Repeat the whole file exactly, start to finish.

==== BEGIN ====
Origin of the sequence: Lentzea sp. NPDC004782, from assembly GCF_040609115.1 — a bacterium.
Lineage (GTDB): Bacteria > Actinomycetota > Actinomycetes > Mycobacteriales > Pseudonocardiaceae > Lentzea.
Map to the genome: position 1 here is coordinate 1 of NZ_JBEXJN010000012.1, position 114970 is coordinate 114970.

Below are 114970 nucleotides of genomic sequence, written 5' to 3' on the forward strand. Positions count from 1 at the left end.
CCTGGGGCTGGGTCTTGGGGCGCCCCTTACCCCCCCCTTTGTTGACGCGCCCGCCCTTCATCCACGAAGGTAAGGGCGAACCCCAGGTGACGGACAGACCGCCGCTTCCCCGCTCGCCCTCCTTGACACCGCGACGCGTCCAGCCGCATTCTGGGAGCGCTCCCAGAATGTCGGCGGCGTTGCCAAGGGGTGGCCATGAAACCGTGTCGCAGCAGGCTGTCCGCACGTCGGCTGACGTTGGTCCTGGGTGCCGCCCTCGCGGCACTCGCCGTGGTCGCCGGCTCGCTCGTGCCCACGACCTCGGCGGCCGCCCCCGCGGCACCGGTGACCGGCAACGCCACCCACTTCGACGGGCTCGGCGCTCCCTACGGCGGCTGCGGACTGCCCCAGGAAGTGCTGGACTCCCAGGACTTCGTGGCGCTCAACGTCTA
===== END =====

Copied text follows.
Origin of the sequence: Lentzea sp. NPDC004782, from assembly GCF_040609115.1 — a bacterium.
Lineage (GTDB): Bacteria > Actinomycetota > Actinomycetes > Mycobacteriales > Pseudonocardiaceae > Lentzea.
Map to the genome: position 1 here is coordinate 1 of NZ_JBEXJN010000012.1, position 114970 is coordinate 114970.

Below are 114970 nucleotides of genomic sequence, written 5' to 3' on the forward strand. Positions count from 1 at the left end.
CCTGGGGCTGGGTCTTGGGGCGCCCCTTACCCCCCCCTTTGTTGACGCGCCCGCCCTTCATCCACGAAGGTAAGGGCGAACCCCAGGTGACGGACAGACCGCCGCTTCCCCGCTCGCCCTCCTTGACACCGCGACGCGTCCAGCCGCATTCTGGGAGCGCTCCCAGAATGTCGGCGGCGTTGCCAAGGGGTGGCCATGAAACCGTGTCGCAGCAGGCTGTCCGCACGTCGGCTGACGTTGGTCCTGGGTGCCGCCCTCGCGGCACTCGCCGTGGTCGCCGGCTCGCTCGTGCCCACGACCTCGGCGGCCGCCCCCGCGGCACCGGTGACCGGCAACGCCACCCACTTCGACGGGCTCGGCGCTCCCTACGGCGGCTGCGGACTGCCCCAGGAAGTGCTGGACTCCCAGGACTTCGTGGCGCTCAACGTCTA